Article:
Among the proofs presented by Tosefot for this latter view is the Mishna’s ruling in Masekhet Terumot (1:6) that an ileim – a person incapable of speaking – should preferably not separate teruma from produce, but if he did separate teruma, his act is effective and the designated portion attains the status of teruma.  The Talmud Yerushalmi, as Tosefot cite, explains that an ileim should preferably not separate teruma because he is incapable of reciting the berakha over the mitzva of teruma.  It is clear that otherwise, were it not for the berakha, the designation of teruma by a mute is not halakhically inferior to the designation of teruma by any other person.  Tosefot seek to prove from the Mishna’s ruling that a verbal proclamation is not necessary for the designation of teruma, as this can be done even by a person who is biologically incapable of speaking.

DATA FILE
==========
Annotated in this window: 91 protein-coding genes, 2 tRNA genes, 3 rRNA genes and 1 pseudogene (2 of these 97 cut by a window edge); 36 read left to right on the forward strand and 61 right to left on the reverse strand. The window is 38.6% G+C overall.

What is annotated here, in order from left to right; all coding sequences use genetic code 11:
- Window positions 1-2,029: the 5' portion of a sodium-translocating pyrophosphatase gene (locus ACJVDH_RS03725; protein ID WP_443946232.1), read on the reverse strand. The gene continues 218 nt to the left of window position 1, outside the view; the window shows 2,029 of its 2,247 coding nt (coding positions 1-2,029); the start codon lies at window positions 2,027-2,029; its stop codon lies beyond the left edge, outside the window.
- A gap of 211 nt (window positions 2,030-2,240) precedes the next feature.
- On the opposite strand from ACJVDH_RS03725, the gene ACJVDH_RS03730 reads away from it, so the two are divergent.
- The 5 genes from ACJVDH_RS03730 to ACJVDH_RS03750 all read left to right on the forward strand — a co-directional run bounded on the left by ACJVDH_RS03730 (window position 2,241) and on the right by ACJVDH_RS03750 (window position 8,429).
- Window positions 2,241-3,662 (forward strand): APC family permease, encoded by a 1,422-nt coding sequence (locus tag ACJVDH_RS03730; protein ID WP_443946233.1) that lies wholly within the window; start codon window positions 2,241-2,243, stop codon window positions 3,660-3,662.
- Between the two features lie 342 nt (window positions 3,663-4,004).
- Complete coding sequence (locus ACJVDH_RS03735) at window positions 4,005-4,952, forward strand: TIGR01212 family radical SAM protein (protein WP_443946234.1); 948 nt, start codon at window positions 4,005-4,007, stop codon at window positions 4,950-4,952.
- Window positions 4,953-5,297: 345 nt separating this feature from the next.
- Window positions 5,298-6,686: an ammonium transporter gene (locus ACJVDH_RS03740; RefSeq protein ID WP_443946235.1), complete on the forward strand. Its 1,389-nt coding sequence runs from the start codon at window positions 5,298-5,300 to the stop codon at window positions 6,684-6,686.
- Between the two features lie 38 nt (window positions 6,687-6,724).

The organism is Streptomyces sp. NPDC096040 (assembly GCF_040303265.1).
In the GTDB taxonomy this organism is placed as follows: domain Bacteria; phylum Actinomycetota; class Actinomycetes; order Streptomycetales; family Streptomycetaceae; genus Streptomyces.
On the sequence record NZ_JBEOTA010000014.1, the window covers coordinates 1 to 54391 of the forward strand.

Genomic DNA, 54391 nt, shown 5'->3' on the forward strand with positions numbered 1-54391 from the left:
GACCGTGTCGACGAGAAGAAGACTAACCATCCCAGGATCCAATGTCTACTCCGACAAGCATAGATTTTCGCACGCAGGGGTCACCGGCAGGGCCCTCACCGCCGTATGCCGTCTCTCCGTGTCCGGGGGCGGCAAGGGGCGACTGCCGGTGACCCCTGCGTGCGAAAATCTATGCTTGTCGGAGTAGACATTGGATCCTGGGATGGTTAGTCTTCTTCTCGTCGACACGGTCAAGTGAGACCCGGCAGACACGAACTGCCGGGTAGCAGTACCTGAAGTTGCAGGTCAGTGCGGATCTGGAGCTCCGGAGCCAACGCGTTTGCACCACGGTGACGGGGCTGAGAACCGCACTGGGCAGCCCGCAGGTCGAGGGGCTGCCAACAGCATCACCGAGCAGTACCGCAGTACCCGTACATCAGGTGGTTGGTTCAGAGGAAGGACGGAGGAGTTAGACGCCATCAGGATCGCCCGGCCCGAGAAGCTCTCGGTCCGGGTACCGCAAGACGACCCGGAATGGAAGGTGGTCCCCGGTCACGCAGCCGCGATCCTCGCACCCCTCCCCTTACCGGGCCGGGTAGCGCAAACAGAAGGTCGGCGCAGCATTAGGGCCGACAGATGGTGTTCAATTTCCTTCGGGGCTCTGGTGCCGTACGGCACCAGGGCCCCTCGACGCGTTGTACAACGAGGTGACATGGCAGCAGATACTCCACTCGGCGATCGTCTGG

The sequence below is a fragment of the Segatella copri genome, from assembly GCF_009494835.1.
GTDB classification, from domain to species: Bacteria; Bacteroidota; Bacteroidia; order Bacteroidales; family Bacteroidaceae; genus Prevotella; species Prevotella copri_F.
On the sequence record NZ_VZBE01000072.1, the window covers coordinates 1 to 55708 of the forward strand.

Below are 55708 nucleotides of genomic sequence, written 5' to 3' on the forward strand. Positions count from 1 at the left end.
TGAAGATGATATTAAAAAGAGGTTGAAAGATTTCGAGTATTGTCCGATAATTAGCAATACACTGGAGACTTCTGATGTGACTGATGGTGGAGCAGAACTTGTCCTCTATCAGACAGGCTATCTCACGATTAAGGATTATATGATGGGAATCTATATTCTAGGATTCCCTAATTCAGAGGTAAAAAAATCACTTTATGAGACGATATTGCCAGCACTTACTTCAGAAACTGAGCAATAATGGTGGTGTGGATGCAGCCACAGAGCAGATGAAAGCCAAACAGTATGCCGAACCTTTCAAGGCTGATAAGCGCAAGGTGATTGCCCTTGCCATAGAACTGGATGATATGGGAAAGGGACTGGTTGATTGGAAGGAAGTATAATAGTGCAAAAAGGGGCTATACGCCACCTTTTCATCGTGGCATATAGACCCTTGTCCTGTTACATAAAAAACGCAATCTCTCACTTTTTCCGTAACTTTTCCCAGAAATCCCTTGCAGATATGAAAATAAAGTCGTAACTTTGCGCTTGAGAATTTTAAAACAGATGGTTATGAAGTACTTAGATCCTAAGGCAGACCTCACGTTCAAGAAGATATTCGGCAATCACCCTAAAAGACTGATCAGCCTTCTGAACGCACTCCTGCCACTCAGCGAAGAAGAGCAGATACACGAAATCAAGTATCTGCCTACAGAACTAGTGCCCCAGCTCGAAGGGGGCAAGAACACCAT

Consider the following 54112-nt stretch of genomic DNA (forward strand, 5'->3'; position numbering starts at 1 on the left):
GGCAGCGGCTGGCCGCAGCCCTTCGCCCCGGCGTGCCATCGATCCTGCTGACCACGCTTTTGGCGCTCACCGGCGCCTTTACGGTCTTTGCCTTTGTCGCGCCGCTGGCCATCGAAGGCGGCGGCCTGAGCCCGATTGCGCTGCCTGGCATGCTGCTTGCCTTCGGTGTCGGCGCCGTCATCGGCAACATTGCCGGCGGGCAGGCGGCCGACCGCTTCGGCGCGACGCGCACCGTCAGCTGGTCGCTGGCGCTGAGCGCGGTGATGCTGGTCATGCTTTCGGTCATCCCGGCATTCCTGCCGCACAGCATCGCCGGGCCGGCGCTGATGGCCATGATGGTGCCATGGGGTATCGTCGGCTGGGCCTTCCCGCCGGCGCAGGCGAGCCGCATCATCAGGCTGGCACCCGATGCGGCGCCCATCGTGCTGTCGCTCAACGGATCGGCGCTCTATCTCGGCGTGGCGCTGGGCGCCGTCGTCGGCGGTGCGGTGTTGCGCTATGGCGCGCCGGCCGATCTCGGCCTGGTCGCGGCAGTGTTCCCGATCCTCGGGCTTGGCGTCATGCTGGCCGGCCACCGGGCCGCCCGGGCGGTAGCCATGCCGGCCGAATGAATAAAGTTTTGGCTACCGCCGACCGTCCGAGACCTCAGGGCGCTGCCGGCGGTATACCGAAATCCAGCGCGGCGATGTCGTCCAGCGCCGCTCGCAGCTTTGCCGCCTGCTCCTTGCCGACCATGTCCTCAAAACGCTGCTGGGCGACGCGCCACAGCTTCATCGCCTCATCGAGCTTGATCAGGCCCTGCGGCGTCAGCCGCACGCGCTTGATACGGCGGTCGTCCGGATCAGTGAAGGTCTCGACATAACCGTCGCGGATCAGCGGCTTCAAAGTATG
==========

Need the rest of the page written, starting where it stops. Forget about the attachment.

A number of later writers noted the obvious difficulty in Tosefot’s comments, as it is entirely possible that the Mishna speaks of an ileim physically removing a portion of produce to designate it as teruma.  Physically separating a portion is certainly an effective means of formally designating it as teruma, and thus this Mishna does not prove that designating a portion exclusively in one’s mind, without any action or verbal declaration, is effective.